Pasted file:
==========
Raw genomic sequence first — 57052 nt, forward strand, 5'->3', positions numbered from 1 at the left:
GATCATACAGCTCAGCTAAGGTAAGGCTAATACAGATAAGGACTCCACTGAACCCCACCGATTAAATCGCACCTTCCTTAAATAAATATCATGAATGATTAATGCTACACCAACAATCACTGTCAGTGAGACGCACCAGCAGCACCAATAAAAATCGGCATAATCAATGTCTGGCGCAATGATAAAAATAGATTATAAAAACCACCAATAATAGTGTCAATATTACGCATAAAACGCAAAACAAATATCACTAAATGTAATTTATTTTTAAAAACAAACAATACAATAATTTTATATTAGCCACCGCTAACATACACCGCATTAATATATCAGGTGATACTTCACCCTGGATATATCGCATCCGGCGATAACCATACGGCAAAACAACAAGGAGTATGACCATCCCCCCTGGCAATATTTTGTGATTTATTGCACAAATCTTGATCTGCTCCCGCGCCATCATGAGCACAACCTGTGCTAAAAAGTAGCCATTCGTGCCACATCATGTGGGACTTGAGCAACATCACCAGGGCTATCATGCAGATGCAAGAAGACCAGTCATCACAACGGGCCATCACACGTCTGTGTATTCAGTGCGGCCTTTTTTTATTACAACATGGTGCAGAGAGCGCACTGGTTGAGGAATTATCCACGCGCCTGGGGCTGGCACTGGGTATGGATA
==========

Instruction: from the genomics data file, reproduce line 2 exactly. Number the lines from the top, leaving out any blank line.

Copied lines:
GATCATACAGCTCAGCTAAGGTAAGGCTAATACAGATAAGGACTCCACTGAACCCCACCGATTAAATCGCACCTTCCTTAAATAAATATCATGAATGATTAATGCTACACCAACAATCACTGTCAGTGAGACGCACCAGCAGCACCAATAAAAATCGGCATAATCAATGTCTGGCGCAATGATAAAAATAGATTATAAAAACCACCAATAATAGTGTCAATATTACGCATAAAACGCAAAACAAATATCACTAAATGTAATTTATTTTTAAAAACAAACAATACAATAATTTTATATTAGCCACCGCTAACATACACCGCATTAATATATCAGGTGATACTTCACCCTGGATATATCGCATCCGGCGATAACCATACGGCAAAACAACAAGGAGTATGACCATCCCCCCTGGCAATATTTTGTGATTTATTGCACAAATCTTGATCTGCTCCCGCGCCATCATGAGCACAACCTGTGCTAAAAAGTAGCCATTCGTGCCACATCATGTGGGACTTGAGCAACATCACCAGGGCTATCATGCAGATGCAAGAAGACCAGTCATCACAACGGGCCATCACACGTCTGTGTATTCAGTGCGGCCTTTTTTTATTACAACATGGTGCAGAGAGCGCACTGGTTGAGGAATTATCCACGCGCCTGGGGCTGGCACTGGGTATGGATA